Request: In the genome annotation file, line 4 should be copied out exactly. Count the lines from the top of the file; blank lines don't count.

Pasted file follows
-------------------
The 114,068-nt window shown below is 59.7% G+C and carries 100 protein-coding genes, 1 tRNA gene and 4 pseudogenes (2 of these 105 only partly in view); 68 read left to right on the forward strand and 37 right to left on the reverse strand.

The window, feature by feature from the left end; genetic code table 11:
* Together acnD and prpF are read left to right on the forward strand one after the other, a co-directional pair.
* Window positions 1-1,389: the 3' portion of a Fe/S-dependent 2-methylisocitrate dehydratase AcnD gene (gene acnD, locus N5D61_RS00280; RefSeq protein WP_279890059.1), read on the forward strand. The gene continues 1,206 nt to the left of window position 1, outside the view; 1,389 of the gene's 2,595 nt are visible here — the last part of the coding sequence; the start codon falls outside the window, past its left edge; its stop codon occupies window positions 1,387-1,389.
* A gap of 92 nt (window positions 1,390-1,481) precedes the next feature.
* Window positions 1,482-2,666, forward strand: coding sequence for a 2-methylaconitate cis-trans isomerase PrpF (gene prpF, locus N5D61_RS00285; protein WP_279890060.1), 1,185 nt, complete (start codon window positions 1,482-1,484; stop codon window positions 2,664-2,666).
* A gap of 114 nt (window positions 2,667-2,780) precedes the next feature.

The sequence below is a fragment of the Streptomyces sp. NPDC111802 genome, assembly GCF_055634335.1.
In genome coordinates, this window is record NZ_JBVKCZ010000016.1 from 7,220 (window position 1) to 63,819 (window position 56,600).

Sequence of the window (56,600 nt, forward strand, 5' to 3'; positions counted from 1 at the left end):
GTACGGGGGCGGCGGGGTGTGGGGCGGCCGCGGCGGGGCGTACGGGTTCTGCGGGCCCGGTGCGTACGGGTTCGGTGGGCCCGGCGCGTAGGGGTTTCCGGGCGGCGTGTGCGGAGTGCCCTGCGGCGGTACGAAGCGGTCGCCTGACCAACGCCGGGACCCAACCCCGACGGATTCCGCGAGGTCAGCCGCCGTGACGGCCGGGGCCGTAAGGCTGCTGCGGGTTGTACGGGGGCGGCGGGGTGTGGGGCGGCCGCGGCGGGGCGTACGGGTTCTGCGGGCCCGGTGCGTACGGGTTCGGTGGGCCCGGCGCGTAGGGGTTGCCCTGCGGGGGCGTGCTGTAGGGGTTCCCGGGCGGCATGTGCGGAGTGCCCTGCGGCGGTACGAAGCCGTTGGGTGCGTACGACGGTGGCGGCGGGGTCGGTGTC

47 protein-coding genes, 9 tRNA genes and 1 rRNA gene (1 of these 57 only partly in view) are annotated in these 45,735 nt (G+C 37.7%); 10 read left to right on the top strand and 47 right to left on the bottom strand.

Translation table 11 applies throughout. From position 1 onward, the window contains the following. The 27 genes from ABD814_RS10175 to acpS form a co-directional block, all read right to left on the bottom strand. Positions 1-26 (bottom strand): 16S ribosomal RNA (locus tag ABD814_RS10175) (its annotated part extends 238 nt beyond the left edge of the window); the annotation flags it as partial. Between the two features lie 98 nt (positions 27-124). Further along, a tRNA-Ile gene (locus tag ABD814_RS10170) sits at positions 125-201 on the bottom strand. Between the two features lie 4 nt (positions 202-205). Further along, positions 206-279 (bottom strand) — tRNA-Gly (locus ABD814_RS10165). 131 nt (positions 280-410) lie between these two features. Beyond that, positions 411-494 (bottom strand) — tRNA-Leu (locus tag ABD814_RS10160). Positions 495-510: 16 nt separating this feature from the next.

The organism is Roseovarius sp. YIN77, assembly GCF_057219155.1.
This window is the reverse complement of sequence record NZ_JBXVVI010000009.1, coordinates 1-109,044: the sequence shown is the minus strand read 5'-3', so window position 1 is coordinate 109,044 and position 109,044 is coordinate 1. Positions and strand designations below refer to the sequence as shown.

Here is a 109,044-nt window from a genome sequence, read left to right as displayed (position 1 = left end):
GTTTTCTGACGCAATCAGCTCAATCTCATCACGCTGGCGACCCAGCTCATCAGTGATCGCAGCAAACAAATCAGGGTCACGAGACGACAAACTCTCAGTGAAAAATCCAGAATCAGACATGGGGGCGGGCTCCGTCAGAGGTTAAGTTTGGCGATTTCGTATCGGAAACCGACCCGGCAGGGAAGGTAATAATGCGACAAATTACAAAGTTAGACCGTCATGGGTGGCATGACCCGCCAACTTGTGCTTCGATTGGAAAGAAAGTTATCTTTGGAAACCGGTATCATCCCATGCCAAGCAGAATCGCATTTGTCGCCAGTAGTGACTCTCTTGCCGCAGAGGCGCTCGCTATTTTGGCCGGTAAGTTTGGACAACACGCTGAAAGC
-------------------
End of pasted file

* Window positions 1-1,389: the 3' portion of a Fe/S-dependent 2-methylisocitrate dehydratase AcnD gene (gene acnD, locus N5D61_RS00280; RefSeq protein WP_279890059.1), read on the forward strand. The gene continues 1,206 nt to the left of window position 1, outside the view; 1,389 of the gene's 2,595 nt are visible here — the last part of the coding sequence; the start codon falls outside the window, past its left edge; its stop codon occupies window positions 1,387-1,389.